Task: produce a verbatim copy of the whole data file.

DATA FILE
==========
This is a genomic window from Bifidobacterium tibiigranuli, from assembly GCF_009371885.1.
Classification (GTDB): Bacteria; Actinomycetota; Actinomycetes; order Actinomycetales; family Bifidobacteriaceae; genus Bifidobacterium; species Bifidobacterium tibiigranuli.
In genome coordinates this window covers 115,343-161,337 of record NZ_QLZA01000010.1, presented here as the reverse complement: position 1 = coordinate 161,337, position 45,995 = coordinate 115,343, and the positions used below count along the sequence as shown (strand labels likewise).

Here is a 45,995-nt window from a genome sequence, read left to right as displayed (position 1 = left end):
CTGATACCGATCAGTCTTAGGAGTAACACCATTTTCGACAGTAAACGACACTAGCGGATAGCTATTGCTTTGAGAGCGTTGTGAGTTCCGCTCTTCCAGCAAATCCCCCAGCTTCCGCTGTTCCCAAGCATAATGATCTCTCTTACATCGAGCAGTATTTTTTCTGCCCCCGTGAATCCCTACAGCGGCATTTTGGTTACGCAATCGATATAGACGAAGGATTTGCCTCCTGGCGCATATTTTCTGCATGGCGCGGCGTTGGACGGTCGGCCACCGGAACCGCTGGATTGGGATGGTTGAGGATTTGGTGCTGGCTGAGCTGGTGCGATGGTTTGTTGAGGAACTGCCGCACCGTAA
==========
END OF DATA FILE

This is a genomic window from Bifidobacterium tibiigranuli, from assembly GCF_009371885.1.
Classification (GTDB): Bacteria; Actinomycetota; Actinomycetes; order Actinomycetales; family Bifidobacteriaceae; genus Bifidobacterium; species Bifidobacterium tibiigranuli.
In genome coordinates this window covers 115,343-161,337 of record NZ_QLZA01000010.1, presented here as the reverse complement: position 1 = coordinate 161,337, position 45,995 = coordinate 115,343, and the positions used below count along the sequence as shown (strand labels likewise).

Here is a 45,995-nt window from a genome sequence, read left to right as displayed (position 1 = left end):
CTGATACCGATCAGTCTTAGGAGTAACACCATTTTCGACAGTAAACGACACTAGCGGATAGCTATTGCTTTGAGAGCGTTGTGAGTTCCGCTCTTCCAGCAAATCCCCCAGCTTCCGCTGTTCCCAAGCATAATGATCTCTCTTACATCGAGCAGTATTTTTTCTGCCCCCGTGAATCCCTACAGCGGCATTTTGGTTACGCAATCGATATAGACGAAGGATTTGCCTCCTGGCGCATATTTTCTGCATGGCGCGGCGTTGGACGGTCGGCCACCGGAACCGCTGGATTGGGATGGTTGAGGATTTGGTGCTGGCTGAGCTGGTGCGATGGTTTGTTGAGGAACTGCCGCACCGTAA